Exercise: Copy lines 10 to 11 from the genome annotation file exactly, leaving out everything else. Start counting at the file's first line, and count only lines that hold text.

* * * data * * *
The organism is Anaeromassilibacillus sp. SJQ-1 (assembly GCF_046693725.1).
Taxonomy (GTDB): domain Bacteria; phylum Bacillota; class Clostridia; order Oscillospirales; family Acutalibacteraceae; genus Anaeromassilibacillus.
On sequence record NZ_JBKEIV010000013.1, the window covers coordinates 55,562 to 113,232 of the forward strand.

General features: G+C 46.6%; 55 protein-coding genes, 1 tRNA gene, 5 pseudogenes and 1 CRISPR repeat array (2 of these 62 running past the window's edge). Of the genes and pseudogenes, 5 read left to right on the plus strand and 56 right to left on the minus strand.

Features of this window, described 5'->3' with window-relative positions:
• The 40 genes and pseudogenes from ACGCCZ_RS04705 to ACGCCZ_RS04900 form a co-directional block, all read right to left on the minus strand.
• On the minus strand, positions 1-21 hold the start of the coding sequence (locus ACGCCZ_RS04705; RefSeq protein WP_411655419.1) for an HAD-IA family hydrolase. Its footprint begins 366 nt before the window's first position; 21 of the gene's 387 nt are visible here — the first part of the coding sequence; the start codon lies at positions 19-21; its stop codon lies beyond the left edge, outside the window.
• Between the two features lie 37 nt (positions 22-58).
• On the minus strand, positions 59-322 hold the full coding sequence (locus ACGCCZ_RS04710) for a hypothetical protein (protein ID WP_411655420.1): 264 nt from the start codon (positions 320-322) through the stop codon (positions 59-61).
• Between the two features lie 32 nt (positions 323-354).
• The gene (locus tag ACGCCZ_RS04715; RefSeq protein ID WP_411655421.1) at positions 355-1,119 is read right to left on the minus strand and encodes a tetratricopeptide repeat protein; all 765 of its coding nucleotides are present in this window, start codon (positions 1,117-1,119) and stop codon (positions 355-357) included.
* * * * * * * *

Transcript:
• Between the two features lie 32 nt (positions 323-354).
• The gene (locus tag ACGCCZ_RS04715; RefSeq protein ID WP_411655421.1) at positions 355-1,119 is read right to left on the minus strand and encodes a tetratricopeptide repeat protein; all 765 of its coding nucleotides are present in this window, start codon (positions 1,117-1,119) and stop codon (positions 355-357) included.